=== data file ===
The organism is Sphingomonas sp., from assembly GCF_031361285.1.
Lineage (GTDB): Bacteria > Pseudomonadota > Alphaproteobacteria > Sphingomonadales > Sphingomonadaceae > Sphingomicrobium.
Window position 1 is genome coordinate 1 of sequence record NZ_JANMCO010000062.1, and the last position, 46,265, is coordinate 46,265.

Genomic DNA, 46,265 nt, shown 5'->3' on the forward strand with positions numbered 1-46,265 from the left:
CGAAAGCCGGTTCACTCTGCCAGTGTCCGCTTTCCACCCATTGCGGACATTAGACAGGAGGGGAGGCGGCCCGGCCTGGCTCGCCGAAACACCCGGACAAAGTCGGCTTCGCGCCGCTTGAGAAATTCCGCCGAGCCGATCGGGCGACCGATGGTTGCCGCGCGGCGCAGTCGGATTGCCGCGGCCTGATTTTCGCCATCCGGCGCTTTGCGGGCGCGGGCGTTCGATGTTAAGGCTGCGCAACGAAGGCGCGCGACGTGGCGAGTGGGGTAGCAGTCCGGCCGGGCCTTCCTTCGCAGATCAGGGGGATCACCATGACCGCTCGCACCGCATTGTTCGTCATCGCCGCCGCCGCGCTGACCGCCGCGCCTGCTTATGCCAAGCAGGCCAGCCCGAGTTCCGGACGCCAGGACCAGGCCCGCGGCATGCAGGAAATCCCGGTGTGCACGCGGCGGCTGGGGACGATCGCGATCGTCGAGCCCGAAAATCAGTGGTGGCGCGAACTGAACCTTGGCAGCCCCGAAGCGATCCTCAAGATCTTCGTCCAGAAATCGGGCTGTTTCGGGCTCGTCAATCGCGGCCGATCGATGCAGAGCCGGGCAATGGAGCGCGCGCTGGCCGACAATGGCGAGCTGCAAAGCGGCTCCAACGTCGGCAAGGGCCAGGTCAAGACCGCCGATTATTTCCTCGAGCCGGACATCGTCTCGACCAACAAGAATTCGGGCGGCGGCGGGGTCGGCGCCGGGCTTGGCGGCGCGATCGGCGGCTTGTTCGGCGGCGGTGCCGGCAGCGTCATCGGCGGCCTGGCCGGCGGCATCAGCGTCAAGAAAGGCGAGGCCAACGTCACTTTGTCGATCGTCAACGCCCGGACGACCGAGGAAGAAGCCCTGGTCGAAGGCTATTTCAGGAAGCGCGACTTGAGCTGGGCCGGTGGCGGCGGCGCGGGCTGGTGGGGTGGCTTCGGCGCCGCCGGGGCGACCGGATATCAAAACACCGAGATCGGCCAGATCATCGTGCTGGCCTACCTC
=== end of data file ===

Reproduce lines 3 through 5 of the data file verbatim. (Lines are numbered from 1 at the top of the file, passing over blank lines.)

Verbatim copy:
Window position 1 is genome coordinate 1 of sequence record NZ_JANMCO010000062.1, and the last position, 46,265, is coordinate 46,265.

Genomic DNA, 46,265 nt, shown 5'->3' on the forward strand with positions numbered 1-46,265 from the left:
CGAAAGCCGGTTCACTCTGCCAGTGTCCGCTTTCCACCCATTGCGGACATTAGACAGGAGGGGAGGCGGCCCGGCCTGGCTCGCCGAAACACCCGGACAAAGTCGGCTTCGCGCCGCTTGAGAAATTCCGCCGAGCCGATCGGGCGACCGATGGTTGCCGCGCGGCGCAGTCGGATTGCCGCGGCCTGATTTTCGCCATCCGGCGCTTTGCGGGCGCGGGCGTTCGATGTTAAGGCTGCGCAACGAAGGCGCGCGACGTGGCGAGTGGGGTAGCAGTCCGGCCGGGCCTTCCTTCGCAGATCAGGGGGATCACCATGACCGCTCGCACCGCATTGTTCGTCATCGCCGCCGCCGCGCTGACCGCCGCGCCTGCTTATGCCAAGCAGGCCAGCCCGAGTTCCGGACGCCAGGACCAGGCCCGCGGCATGCAGGAAATCCCGGTGTGCACGCGGCGGCTGGGGACGATCGCGATCGTCGAGCCCGAAAATCAGTGGTGGCGCGAACTGAACCTTGGCAGCCCCGAAGCGATCCTCAAGATCTTCGTCCAGAAATCGGGCTGTTTCGGGCTCGTCAATCGCGGCCGATCGATGCAGAGCCGGGCAATGGAGCGCGCGCTGGCCGACAATGGCGAGCTGCAAAGCGGCTCCAACGTCGGCAAGGGCCAGGTCAAGACCGCCGATTATTTCCTCGAGCCGGACATCGTCTCGACCAACAAGAATTCGGGCGGCGGCGGGGTCGGCGCCGGGCTTGGCGGCGCGATCGGCGGCTTGTTCGGCGGCGGTGCCGGCAGCGTCATCGGCGGCCTGGCCGGCGGCATCAGCGTCAAGAAAGGCGAGGCCAACGTCACTTTGTCGATCGTCAACGCCCGGACGACCGAGGAAGAAGCCCTGGTCGAAGGCTATTTCAGGAAGCGCGACTTGAGCTGGGCCGGTGGCGGCGGCGCGGGCTGGTGGGGTGGCTTCGGCGCCGCCGGGGCGACCGGATATCAAAACACCGAGATCGGCCAGATCATCGTGCTGGCCTACCTC